Friday, May 27, 2011

From on the Streets to a Loving Leader: Happy Birthday Bharat

About 17 years ago, Bharat was bootpolishing on the streets of Ahmedabad barefooted, raggedy clothed, trying to make a few cents to contribute to his family’s daily income. A family strapped with problems, he has grown a lot and has become a loving leader at Manav Sadhna and in our EKATVA journey. I will save his life story for a later post by our dear friend Pooja. But for now,  we celebrate his growth, his birthday and the potential that he represents in all of us, even the most underprivileged.

Day before yesterday the kids and I decided we’d pull off a surprise birthday celebration for Bharat’s 25th birthday. When Bharat was not around we all split up tasks for what we were to bring early the next morning at 7am, to decorate and set up for Bharat’s surprise before he got to practice at 830am.

Chandani and Prinyanka balloons and confetti.
Devram and Sanjay, flowers.
Krishna, Payal, Bharti and Nikita, small gifts, lighted clock gift.
Nitesh , chocolates.
Dipmala, Asha, Bhavnik, Vicky, Dharmaji, Vishal, a Jesus Christ pendant.
He loves music and dance so I got him an ipod and speaker system.

We decorated the entrance of our practice area at the Gandhi Ashram and locked the door, and when he knocked, we bumped his favorite song “Dinka Chika Dinka Chika” (seriously that’s the title) and starting dancing and celebrating, a big party of dance and music that lasted about 45 minutes.

Twas’ beautiful to see how much love the kids have for him and how he has grown to become a loving leader for them.


Tuesday, May 24, 2011

"We have a Surprise for you"...

So everyday for the past year or so, I give our children rickshaw or bus money to get back home after practice. There are people like Sanjay and Devram, who live in Jamalpur, which is quite far from the Gandhi Ashram, but with the use of a Shuttle rickshaw (group rickshaw) and Bus, they are able to make a round trip in 30 rs. It may take them 45 minutes to an hour to go from home to practice.
Then there are our Shankarbhuvan Slum kids (Dipmala, Dharmaji, Vishal, Asha, Vicky and Bhavnik) who all squeeze into a rickshaw and get to Shankarbhuvan for a 30 rs. Rickshaw ride one-way. That’s a little distance away.
Chandani , Priyanka and Gaurang all have unique ride situations, for they all live even farther away.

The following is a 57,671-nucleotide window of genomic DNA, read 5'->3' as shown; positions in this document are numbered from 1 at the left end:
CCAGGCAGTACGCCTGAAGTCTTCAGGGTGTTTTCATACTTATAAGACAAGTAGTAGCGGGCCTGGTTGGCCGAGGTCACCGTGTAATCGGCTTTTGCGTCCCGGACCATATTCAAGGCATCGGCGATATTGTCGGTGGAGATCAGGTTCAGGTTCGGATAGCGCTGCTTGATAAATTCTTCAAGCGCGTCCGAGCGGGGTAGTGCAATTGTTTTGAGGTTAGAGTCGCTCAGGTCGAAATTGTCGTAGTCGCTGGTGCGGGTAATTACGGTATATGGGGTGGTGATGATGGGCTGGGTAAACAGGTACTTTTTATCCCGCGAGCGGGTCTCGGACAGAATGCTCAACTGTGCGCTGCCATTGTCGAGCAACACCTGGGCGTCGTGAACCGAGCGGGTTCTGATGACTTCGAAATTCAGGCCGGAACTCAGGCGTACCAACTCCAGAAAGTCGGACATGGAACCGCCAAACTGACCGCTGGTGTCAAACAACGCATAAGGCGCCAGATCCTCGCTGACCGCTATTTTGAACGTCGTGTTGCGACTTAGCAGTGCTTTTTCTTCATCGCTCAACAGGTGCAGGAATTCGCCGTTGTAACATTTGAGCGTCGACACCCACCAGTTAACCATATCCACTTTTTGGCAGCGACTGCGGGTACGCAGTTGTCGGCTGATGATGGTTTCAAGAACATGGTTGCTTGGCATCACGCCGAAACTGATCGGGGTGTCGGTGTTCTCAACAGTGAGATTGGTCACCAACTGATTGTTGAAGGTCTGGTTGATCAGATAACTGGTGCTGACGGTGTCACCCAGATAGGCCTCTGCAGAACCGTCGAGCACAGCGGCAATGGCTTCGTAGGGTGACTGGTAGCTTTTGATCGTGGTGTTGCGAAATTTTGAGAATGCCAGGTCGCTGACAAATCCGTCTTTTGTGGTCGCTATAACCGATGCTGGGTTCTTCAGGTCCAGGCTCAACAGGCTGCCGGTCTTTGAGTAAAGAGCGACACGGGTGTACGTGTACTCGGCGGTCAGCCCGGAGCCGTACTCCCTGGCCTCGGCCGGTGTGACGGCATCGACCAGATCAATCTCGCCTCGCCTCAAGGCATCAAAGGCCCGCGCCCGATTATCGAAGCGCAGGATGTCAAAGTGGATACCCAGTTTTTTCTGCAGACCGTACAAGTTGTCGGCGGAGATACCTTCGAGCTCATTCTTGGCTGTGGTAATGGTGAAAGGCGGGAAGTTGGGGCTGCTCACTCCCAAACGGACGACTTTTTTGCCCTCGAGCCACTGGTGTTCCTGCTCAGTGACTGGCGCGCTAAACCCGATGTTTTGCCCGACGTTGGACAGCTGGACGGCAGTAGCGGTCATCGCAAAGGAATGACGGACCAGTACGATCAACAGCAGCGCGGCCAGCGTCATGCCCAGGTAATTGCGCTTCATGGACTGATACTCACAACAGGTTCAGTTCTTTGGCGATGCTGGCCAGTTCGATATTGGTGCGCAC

But there are 4 girls, Payal, Bharti, Krishna and Nikita, who live closest to the Gandhi Ashram, in what is known as the biggest slum in Gujarat, Rama Pir No Tekro. Now these are four really tiny girls, who, when we started were afraid to walk to practice without an escort. Now they go back and forth by themselves.
But a fun interesting thing happened today:
Well, yesterday I gave them 20 rupees for their rickshaw ride back home.  They were supposed to take the 20 rs. rickshaw ride to the further entrance to the slum which is closer to their homes and then walk to practice in the morning. It’s 106 degree weather right now, I definitely don’t want any of them walking in the afternoon time in the sun.  So I suggest they take the rickshaw in the afternoon and walk in the morning, since they are close enough.  Basically I don’t want them to feel that we can just spend money whenever and wherever our comforts desire.
So anyways, today I had to come to practice late because of work I had to get done before reaching. When I came to join the kids for lunch, all four girls tell me they have a surprise for me after lunch. A surprise from our girls! Love it! And sometimes they get creative with their gifts to others.
After lunch and before practice ended, they say “Nimesh Sir, please wait, we want to give you your surprise”. Hah!! I’m cracking up. They’re too cute. For like 2 minutes, all four of them are shuffling in Bharti’s purse, searching for their surprise.
Finally…..(drum roll please)…They pull it out. It’s fifteen rupees. Then they look at my face for a reaction. I don’t give one. They ask, so do you know what the surprise is. I said, “No”…I was trying to think how they reached home yesterday and came to practice today on only five rupees. Something was not adding up.
The girls in an excited voice finally told me, they all hopped on a bus (India busses are rough and this was a highly unexpected maneuver by these girls!) to Vadaj, and then walked from there to home to save money and also try something new. And then they walked to practice this morning (8am, so not as hot then).

I was excited. They all truly broke out of their comfort zone and were happy and proud of it.  This group of 4 girls, tend to get scared the most and would never have gone on a bus by themselves and then walked from the big bus station to their homes. A beautiful suprise it was!!
Small things...Beautiful to see them grow.

Thursday, May 19, 2011

Meet Gaurang...

“Some people just have it in their blood,” said Bharatbhai, one of 12-year old Gaurang’s mentors at Manav Sadhna, as Gaurang rapped his fingers against the sides of the metal dholak, or drum. His head leaned to the left with each beat; his eyes fixed in the distance.
Rhythm, which has manifested in his love for dancing and playing the drum, is in his blood.